The ethical question of "why not?" which the first film failed to answer finds no more resolution now than it did in the first; if there is no God, there's not really any reason or rule for any of the ethical decisions presented in the film.



Also, Peacock-boy needs to put a shirt on... and a few ladies in the film could benefit from doing the same. The skin-tight clothing craze is something I'm quite tired of, speaking of modesty (I'm looking at you, Marvel.  You too, DC.).  Karate masters have done über-demanding physical feats for years in loose, flowing garments.  If our filmic heroes were really that good, they could do the same.

Aside from being a teen-centric, love-triangle-infused drama, The Hunger Games and Twilight have at least one other thing in common- they both found a convenient and justifiable way to get the heroine and a very good looking guy her age sleeping in the same bed.  For Bella, well, she was cold.  It was necessary for her health.  For Katniss, well, she was scared.  It was necessary for her sanity.

Which brings me to one of my biggest problems with this series- a problem which I failed to address in my review of the first film.  The world of The Hunger Games is built on a very implausible, very carefully constructed set of assumptions and events.

Every year, one teenage boy and one teenage girl from each district is chosen at random, put on public display and worshiped as demi-gods, and then thrown into a giant computer game in which they must kill each other or be killed- all without any choice on their part.


This provides a field-day for the teenage imagination, and the most dangerous part about it all is that given the circumstances, anything imaginable is pretty much justifiable.  You can pretend to be in love with whoever you want, because it might save your life.  You can kill people, because it's self-defense. You can be alone with the woman of your dreams day-in and day-out because hey, you're from the same district, and you need each other.  CPR and cleaning the blood off of her face (gently and tenderly, of course) and tearful embraces are all fair game.  You have to stay with her all night, because she's scared, and she asked you to, and what kind of jerk says "no, grow up and get over it"?!?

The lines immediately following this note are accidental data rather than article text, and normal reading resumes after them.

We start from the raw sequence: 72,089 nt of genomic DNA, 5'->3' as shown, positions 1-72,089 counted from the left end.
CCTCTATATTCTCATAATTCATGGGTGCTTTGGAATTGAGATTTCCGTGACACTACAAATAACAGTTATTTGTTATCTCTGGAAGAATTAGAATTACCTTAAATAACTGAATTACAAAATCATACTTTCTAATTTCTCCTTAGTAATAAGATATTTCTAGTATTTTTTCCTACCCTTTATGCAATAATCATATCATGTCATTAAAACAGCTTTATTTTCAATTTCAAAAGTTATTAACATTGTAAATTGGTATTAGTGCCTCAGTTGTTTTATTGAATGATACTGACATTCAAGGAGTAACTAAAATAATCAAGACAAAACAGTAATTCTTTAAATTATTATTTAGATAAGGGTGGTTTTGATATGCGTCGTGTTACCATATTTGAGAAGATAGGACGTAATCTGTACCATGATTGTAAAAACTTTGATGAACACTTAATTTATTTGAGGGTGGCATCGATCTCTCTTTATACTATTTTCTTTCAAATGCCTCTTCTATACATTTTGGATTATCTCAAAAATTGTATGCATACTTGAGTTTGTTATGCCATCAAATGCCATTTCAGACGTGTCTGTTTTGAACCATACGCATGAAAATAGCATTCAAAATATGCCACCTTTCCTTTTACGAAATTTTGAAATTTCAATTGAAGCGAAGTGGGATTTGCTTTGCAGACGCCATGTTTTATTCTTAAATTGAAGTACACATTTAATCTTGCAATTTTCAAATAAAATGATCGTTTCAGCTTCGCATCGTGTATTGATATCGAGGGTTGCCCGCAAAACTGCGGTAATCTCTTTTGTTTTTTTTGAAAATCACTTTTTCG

And technically, it's true; if I am by some act of Providence stuck on a desert island with a young woman my age who stops breathing, I'm not going to forgo doing CPR because it might ignite the fires of passion.  Goodness.  Grow up and help the girl.

So with the rest; self-defense is Godly and Biblical.  Putting on an act to save lives is perfectly fine, as the Hebrew midwives can attest.

But God bringing those situations to pass in His Providence is one thing.  That might happen, oh, once in a million teenagers, and when it happens, we can act in wisdom under the guidance of Scripture like responsible adults.  That's a far cry from building the perfect fantasy world in which the hormone-filled romance-hungry teenage mind can lawfully do all those things which we'd just love to be able to get away with if the situation arose.  That's a very dangerous thing.


Dear Christian young people, we cannot allow Hollywood to set our thought patterns.  Taking every thought captive to the obedience of Christ is not just about not thinking bad stuff- it's about thinking good stuff.  Daydreaming about rescuing Katniss or being rescued by Peeta, being worshiped by the upper crust of society or followed by the rebels who need a leader- it's a waste of thought-time that needs to be redeemed.

There's a real world that needs leaders.

Hollywood puts out a steady stream of opportunities for us to find temporary emotional satisfaction in... whatever.  Be a fan.  Watch another movie.

We don't have the time to do that.  There's a war on.  And we certainly don't have the time to let the time spent watching movies leak into our daydreams and thereby spend even more time watching movies- this time, with ourselves written into the script.

Overall,

Saving Mr. Banks was better, but Catching Fire was an acceptable sequel to the first film in the series, and certainly left me ready to watch the next one.

3/5